Dublin, Ireland, Feb. 23, 2012. A dejected Dubliner walks out of the cage. A cage where he had just succumbed to submission savvy Artemij Sitenkov in under a minute. Neil Seery’s career had been a series of “what-could-have-beens.” In his 30s, with a full-time job and a family to care for, the Team Ryano standout had but one thing on his mind: Was it time to retire?

Seery’s thoughts of retirement soon subsided, but at 32, with a record of 9-9, his prospects of being anything more than a gatekeeper were marginal, but Seery has always been one to persevere and attempt the unlikely.

In an age where true athletes dominate the upper echelons of combat sports, it’s easy to forget the unsung fighters. The guys that do it for the love of competition not for the acclaim. The guys who wake up at the crack of dawn to do road work in the lashings of rain. The same guys that will take any fight regardless of how short the notice or how heavy the opponent. Seery is one such fighter and although this trait is admirable, his penchant for taking short notice fights and fights outside of his natural weight class have been to his detriment.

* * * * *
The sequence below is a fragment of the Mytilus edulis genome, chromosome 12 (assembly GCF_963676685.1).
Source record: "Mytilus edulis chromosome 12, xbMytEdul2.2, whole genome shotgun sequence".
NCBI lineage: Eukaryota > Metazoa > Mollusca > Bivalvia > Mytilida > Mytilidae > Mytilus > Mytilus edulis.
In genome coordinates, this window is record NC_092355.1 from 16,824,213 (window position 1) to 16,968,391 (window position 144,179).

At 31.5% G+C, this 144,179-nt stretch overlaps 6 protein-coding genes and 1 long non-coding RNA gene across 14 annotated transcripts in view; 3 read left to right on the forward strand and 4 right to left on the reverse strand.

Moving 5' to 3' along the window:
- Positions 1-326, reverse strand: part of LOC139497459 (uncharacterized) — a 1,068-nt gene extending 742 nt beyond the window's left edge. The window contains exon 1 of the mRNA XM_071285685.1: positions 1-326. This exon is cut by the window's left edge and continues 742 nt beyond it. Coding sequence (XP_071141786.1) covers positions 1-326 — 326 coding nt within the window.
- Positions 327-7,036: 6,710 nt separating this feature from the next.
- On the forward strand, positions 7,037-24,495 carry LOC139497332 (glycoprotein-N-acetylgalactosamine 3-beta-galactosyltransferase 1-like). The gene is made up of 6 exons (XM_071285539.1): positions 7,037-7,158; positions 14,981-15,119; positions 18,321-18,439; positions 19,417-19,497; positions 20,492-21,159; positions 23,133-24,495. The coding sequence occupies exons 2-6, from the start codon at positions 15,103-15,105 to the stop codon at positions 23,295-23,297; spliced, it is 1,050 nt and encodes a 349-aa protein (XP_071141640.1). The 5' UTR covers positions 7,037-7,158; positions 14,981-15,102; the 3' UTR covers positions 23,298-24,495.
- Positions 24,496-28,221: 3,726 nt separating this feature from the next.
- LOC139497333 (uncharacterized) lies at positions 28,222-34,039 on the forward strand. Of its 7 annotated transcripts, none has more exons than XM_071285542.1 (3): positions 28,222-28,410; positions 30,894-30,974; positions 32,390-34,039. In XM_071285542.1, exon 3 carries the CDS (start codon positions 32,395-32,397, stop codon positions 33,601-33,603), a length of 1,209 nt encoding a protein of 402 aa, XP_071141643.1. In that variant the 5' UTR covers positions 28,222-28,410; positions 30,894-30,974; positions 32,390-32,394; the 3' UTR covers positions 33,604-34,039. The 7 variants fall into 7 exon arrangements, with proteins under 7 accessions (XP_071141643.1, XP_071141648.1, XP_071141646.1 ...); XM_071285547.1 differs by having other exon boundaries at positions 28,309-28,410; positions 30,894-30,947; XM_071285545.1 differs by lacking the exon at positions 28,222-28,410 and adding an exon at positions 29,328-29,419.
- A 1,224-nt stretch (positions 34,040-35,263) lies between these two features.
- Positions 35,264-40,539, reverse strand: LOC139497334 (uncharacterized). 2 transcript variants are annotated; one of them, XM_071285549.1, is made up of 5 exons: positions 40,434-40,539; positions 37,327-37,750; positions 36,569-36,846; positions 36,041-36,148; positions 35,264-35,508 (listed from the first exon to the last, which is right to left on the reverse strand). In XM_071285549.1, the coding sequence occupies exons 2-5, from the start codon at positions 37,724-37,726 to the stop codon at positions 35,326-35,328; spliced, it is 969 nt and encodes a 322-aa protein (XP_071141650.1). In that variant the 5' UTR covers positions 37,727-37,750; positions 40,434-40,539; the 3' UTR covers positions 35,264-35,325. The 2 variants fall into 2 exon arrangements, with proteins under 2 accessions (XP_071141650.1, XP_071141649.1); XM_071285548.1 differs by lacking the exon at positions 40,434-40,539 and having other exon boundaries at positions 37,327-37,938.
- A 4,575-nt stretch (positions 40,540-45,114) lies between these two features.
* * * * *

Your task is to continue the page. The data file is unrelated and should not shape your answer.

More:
From the outside, it’s easy to glance over Seery’s meager record and think he’s unremarkable, but for fight fans all across Europe, Seery has been a favorite for years, his fan-friendly style has enamoured all onlookers, but his record has always lead to him being overlooked for the big fights.

When people look at Seery’s career after the Sitenkov fight they think “how did he get so good?” The facts are simple: Seery was always this good, the cards had just never fallen into place for the warehouse worker come weekend warrior.